London: Supporters protest against ticket (over)pricing

source: StadiumDB.com

London: Supporters protest against ticket (over)pricing Average price of the cheapest season ticket for 2013/14 Premier League grew once again and stands at over £500. Overall, entry fees have gone up by whopping 718% since 1989, when the reform of English football began ahead of Premier League’s establishment.

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Supporters association from Liverpool, the Spirit of Shankly, organised an impromptu demonstration in London yesterday, which was joined by fans of some 40 other clubs. With banners and smoke bombs supporters marched to the Premier League’s headquarters, protesting the ever-growing ticket prices.

Yesterday’s march ended with supporters representatives meeting Premiership officials, but it seems little if no solid outcome was reached. A statement from the league afterwards speaks of encouraging proper pricing:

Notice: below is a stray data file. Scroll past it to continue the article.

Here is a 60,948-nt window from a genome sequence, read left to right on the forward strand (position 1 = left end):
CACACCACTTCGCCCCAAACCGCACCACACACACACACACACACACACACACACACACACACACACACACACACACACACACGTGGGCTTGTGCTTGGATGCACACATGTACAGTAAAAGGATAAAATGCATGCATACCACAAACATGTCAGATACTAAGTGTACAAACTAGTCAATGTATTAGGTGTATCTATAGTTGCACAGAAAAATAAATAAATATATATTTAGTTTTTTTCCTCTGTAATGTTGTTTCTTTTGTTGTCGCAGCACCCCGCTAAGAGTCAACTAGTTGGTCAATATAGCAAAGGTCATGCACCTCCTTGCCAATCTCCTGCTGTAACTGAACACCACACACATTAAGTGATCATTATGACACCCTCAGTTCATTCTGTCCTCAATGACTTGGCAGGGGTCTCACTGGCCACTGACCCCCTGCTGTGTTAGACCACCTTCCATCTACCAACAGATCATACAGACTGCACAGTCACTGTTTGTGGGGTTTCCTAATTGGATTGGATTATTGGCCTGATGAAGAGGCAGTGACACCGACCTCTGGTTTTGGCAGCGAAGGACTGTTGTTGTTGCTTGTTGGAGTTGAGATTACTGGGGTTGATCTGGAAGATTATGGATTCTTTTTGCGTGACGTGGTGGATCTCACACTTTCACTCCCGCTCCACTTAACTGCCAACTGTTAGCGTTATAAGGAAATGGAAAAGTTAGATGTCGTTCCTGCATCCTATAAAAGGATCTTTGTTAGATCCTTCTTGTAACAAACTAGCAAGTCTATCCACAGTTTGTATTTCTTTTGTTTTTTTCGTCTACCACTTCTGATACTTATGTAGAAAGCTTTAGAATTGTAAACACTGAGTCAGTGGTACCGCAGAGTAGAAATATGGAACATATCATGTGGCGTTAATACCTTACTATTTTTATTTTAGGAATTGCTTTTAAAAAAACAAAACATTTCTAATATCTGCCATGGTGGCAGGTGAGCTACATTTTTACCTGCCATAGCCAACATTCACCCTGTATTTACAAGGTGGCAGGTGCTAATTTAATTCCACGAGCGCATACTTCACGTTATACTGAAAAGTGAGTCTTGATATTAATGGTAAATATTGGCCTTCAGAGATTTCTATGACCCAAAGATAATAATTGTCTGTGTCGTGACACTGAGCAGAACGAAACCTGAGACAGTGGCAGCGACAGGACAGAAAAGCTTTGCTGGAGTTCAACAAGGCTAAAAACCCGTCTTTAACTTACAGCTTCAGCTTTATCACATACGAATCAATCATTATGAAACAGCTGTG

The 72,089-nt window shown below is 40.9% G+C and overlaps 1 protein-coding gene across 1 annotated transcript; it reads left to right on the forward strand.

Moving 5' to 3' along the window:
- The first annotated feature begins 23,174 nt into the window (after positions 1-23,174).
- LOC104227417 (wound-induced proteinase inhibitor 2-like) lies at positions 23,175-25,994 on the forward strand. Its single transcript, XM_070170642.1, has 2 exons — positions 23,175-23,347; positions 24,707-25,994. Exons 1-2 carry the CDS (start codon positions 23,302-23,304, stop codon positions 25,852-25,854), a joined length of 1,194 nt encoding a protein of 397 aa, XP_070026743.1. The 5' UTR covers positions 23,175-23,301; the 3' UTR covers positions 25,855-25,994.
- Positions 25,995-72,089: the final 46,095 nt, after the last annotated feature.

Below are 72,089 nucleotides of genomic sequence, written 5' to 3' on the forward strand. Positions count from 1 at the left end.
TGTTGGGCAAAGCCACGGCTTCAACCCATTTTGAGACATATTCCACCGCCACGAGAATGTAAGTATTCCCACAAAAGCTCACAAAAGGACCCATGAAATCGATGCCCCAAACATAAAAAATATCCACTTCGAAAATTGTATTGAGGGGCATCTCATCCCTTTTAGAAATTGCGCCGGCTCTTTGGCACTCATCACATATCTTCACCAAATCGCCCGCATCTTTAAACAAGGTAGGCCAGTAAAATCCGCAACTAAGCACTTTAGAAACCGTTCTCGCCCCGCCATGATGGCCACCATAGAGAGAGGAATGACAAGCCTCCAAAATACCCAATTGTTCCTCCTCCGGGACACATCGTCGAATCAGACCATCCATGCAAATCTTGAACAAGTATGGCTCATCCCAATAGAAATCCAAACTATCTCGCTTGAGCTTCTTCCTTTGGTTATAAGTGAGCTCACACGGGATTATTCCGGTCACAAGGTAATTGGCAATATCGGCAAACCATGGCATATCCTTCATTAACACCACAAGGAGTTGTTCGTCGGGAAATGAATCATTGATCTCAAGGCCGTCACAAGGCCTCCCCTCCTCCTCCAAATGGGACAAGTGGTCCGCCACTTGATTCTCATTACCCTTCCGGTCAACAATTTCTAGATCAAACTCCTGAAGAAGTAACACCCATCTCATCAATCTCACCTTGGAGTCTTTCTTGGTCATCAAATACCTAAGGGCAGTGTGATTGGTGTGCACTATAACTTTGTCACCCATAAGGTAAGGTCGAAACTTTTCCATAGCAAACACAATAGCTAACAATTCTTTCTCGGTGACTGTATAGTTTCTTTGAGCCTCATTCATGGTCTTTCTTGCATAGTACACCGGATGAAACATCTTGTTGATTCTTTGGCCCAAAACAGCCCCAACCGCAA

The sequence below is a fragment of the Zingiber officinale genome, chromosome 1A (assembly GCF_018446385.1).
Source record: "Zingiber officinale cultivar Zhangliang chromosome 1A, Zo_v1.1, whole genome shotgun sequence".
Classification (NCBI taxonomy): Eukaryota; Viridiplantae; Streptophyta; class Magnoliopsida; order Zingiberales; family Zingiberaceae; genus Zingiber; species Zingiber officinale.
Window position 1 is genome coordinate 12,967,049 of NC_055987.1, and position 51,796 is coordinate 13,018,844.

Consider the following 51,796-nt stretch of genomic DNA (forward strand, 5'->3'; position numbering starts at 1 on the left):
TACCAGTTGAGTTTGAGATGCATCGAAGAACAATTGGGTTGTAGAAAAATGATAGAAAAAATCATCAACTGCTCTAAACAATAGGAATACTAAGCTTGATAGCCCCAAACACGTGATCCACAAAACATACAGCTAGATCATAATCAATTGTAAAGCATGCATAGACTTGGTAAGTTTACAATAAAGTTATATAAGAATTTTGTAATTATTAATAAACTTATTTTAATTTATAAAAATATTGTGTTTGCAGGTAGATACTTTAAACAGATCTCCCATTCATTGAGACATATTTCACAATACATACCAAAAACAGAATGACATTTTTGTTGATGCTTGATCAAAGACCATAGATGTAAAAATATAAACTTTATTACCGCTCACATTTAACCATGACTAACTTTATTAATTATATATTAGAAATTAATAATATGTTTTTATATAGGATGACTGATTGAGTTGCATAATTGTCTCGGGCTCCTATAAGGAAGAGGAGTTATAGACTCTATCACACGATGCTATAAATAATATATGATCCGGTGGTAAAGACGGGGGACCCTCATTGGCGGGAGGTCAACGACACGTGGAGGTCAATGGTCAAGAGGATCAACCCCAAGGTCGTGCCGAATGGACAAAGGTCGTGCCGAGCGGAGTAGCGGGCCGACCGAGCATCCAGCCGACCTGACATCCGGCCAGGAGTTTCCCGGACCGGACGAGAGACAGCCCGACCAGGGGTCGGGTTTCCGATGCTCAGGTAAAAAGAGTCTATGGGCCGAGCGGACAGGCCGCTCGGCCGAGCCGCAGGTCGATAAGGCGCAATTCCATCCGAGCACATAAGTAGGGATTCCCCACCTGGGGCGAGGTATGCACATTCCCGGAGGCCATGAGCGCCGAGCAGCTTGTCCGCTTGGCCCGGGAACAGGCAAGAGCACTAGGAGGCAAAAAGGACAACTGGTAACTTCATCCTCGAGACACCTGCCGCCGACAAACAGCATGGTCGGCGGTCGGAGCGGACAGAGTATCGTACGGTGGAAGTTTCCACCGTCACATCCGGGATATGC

“While it is for individual clubs to set their ticket prices, we agreed with the group that we would further encourage stretch pricing at our clubs in order to make Premier League football available to a wide range of supporters”.

The demonstration comes just after the Premier League secured a stunning TV rights deal of over £5.5 billion over just three seasons. With such an increase in income, clubs could have even drop all of their entry fees by £50 (which would mean giving many seats away for free) and still see no fall in their revenues overall.

Still, most teams went the other way, raising the price once again. Record of the 2013/14 season belongs to Crystal Palace, who inflated their cheapest season ticket by 19%, while Manchester City and Tottenham went for an 8% increase. Cheapest season ticket for the upcoming campaign costs £508 on average.

Overall, since 1989, ticket prices are now 718% more expensive, which goes highly over the inflation levels over past decades. As a comparison presented by fans, average pair of Adidas trainers would have cost £320 (€375, $495) – nowhere near actual levels. But at 95% sell-out rate of PL stadiums and many season ticket waiting lists, clubs can still price many people out without losing crowds.

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